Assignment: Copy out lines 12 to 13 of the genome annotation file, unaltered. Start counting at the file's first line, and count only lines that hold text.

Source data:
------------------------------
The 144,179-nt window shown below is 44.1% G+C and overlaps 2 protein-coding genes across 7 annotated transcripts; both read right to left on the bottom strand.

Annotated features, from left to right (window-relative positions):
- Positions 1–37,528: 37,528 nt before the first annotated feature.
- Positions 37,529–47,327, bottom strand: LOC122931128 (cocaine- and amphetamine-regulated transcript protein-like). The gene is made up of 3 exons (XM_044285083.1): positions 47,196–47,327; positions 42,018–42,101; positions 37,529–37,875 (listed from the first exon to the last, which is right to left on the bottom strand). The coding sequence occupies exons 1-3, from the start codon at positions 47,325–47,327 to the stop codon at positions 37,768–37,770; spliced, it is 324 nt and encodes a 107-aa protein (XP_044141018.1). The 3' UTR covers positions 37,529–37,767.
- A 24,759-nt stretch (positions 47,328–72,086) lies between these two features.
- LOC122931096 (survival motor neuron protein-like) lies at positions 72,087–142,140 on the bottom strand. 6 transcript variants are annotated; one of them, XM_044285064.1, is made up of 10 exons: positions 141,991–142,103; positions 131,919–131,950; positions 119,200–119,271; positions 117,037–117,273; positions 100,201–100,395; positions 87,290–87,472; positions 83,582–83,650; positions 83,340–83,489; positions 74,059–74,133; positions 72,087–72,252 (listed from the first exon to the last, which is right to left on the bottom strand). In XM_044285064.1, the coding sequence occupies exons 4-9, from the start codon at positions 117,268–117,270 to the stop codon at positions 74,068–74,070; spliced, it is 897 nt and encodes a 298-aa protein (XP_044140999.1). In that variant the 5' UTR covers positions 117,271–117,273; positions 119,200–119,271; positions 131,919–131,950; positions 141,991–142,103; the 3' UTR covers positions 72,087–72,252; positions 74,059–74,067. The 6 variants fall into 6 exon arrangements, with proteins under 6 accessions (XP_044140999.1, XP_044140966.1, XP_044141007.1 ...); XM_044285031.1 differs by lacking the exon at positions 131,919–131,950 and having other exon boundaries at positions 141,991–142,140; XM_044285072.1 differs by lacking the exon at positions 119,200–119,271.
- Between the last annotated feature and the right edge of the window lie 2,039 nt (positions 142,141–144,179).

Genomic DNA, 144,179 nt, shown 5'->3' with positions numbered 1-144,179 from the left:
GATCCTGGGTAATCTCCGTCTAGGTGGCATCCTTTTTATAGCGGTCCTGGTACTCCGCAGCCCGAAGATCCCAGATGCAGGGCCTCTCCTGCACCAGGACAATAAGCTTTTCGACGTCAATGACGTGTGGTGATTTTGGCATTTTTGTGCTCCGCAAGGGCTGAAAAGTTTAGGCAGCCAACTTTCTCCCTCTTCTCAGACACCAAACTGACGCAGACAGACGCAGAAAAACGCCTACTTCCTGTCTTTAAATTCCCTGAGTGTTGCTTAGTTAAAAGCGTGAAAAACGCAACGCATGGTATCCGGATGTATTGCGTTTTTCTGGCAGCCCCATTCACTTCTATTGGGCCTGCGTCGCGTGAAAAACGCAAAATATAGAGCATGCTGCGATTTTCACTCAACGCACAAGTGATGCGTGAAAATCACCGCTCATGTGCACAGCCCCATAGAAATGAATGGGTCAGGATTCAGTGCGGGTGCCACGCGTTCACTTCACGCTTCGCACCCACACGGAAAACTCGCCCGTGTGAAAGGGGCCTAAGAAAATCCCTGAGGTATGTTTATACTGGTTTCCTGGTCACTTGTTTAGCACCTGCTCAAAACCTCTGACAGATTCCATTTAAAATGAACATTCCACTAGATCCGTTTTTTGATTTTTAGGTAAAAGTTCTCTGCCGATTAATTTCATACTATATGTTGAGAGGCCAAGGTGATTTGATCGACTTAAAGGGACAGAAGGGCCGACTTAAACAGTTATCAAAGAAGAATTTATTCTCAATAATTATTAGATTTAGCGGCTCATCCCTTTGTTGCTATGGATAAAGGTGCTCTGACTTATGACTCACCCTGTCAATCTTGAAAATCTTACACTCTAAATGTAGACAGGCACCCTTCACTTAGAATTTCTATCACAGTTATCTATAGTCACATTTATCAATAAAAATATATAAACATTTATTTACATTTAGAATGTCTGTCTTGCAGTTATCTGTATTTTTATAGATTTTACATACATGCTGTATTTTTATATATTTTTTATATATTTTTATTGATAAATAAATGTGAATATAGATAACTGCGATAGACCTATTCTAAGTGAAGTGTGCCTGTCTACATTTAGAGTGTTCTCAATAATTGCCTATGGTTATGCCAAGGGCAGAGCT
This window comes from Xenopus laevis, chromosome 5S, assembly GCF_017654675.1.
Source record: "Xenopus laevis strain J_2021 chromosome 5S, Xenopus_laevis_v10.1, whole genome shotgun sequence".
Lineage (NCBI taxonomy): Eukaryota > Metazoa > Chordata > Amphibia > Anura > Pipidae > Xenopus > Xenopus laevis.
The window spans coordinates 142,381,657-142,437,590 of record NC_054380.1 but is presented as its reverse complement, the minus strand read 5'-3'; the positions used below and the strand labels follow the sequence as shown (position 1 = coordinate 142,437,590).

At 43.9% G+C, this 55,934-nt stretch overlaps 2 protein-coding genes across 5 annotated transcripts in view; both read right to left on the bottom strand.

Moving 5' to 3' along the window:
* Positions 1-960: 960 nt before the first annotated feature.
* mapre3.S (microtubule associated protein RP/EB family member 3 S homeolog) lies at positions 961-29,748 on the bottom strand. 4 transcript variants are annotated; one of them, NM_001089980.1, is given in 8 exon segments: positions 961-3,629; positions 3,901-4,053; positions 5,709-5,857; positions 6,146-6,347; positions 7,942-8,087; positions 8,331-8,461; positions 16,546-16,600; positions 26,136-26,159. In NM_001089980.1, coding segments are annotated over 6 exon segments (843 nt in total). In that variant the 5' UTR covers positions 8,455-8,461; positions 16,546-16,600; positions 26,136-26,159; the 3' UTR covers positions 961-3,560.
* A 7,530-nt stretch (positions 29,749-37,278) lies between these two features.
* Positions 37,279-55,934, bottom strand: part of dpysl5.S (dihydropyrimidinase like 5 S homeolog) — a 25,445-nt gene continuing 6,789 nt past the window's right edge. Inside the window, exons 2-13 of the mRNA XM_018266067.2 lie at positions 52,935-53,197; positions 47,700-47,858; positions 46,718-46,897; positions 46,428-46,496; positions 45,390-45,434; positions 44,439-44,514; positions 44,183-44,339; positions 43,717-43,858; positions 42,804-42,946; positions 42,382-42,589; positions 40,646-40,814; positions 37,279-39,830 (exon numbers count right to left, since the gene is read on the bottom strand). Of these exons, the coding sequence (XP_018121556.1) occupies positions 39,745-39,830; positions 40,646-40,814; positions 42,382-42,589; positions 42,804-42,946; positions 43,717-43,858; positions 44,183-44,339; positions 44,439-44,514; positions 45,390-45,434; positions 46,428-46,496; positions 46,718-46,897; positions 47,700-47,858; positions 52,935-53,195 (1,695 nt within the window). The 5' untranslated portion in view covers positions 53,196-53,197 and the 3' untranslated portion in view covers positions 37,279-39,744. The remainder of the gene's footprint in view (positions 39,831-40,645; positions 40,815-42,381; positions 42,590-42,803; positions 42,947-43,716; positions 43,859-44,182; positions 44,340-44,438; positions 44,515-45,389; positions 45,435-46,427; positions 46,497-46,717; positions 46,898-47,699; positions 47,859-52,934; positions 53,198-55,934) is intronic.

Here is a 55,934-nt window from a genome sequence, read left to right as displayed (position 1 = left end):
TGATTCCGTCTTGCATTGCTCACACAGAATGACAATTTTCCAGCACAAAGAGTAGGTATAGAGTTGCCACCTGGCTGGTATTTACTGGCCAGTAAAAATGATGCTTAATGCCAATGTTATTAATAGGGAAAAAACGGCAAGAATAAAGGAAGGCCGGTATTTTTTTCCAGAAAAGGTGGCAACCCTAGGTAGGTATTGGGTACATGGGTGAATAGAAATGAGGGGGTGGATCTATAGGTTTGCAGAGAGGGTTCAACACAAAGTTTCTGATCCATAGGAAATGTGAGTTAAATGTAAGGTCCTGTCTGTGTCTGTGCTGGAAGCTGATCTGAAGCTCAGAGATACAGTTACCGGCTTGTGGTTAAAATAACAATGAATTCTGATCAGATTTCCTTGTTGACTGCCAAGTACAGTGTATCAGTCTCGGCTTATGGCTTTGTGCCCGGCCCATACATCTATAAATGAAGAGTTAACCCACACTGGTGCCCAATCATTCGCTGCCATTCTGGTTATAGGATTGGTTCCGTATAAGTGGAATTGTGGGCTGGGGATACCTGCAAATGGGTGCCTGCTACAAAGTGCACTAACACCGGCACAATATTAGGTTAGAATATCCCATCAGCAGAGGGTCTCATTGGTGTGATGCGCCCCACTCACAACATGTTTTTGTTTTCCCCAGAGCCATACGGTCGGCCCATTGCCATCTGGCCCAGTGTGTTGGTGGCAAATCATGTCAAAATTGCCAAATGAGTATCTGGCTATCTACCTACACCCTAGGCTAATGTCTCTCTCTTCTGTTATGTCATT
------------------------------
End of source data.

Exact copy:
Lineage (NCBI taxonomy): Eukaryota > Metazoa > Chordata > Amphibia > Anura > Pipidae > Xenopus > Xenopus laevis.
The window spans coordinates 142,381,657-142,437,590 of record NC_054380.1 but is presented as its reverse complement, the minus strand read 5'-3'; the positions used below and the strand labels follow the sequence as shown (position 1 = coordinate 142,437,590).